By David Byer
For the last few weeks, Ted Cruz has been on a roll. He racked up delegates in Colorado, Utah and Wisconsin, gained significantly in national polls and (if you believe the betting markets) increased his chances at winning the Republican nomination by about 20 percent. This is a big shift from a little over a month ago, when Donald Trump looked inevitable to some and was on track to get a majority of the delegates by the end of the primaries.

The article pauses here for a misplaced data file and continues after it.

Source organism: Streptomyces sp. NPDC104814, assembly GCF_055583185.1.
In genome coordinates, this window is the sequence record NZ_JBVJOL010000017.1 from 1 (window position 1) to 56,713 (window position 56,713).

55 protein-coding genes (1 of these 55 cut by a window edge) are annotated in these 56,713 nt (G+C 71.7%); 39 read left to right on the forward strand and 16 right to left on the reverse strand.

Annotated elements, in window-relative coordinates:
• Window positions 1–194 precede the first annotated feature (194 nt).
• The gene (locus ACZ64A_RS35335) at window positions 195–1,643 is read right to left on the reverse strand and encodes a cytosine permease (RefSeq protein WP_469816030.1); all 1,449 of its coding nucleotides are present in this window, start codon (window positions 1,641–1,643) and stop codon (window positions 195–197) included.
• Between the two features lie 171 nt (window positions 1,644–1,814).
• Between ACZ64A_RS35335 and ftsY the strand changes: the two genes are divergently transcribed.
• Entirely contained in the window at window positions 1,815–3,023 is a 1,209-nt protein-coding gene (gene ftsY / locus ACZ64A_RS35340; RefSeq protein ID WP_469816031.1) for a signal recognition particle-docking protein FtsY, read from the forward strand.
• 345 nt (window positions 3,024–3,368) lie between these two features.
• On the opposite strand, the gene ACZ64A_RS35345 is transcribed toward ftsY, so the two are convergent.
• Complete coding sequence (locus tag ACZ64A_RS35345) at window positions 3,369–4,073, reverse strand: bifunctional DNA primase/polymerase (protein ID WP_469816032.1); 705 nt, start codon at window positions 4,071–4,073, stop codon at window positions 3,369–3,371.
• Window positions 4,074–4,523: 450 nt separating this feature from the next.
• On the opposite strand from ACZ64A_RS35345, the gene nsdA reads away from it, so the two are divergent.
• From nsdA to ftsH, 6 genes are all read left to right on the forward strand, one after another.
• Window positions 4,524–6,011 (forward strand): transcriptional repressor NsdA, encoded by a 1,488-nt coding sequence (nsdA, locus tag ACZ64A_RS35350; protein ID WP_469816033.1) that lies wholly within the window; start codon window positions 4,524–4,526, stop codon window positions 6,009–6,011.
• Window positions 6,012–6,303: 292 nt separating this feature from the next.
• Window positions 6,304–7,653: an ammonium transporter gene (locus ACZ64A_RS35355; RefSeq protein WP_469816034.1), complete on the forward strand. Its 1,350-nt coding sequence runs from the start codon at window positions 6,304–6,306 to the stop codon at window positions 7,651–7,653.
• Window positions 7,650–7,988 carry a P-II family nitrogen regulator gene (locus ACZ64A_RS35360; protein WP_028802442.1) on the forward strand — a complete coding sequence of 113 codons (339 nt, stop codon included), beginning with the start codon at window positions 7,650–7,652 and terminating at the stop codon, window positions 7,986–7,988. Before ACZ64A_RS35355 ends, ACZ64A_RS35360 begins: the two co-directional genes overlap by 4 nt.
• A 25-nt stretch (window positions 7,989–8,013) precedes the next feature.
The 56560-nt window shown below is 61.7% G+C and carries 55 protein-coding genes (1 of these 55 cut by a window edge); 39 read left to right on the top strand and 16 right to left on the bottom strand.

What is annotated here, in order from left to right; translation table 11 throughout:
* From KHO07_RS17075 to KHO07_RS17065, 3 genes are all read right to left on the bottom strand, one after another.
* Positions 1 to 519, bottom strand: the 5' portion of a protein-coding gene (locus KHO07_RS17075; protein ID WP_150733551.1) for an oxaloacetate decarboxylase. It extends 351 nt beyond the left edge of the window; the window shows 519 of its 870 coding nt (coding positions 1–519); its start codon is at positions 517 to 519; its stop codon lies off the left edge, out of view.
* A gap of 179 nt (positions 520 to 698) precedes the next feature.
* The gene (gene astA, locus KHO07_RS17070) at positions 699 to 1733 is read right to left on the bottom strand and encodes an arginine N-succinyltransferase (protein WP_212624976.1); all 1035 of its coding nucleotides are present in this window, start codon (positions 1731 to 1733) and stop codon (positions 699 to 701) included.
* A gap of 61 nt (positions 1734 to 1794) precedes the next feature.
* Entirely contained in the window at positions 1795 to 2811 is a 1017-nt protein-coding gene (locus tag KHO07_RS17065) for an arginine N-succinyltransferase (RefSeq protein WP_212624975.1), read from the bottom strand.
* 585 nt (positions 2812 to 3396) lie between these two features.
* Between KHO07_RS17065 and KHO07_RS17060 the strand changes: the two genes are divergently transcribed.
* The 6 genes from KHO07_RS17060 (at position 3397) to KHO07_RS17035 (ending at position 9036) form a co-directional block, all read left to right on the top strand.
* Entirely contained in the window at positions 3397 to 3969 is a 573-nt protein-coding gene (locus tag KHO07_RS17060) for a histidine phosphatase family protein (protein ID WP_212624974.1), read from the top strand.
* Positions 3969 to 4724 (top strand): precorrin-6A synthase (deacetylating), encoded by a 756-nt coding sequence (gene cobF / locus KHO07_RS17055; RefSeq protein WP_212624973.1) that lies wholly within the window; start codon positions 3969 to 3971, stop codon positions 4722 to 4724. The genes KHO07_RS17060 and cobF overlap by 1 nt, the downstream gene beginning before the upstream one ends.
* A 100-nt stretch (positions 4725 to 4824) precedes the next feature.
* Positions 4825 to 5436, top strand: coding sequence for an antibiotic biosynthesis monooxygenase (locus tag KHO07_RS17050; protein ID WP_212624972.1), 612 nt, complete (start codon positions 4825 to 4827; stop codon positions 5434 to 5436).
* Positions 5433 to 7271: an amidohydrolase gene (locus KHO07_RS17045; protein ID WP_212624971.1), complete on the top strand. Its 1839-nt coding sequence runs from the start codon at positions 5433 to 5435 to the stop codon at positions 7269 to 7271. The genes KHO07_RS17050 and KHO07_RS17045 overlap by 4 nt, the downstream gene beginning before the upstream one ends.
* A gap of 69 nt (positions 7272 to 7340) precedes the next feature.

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So what changed? Why did Cruz suddenly start making these gains instead of John Kasich or Trump? There are typically a number of interconnected explanations for any significant political trend, but Cruz’s recent success seems to stem from picking up Marco Rubio’s voters and cashing in on early investments in on-the-ground organization.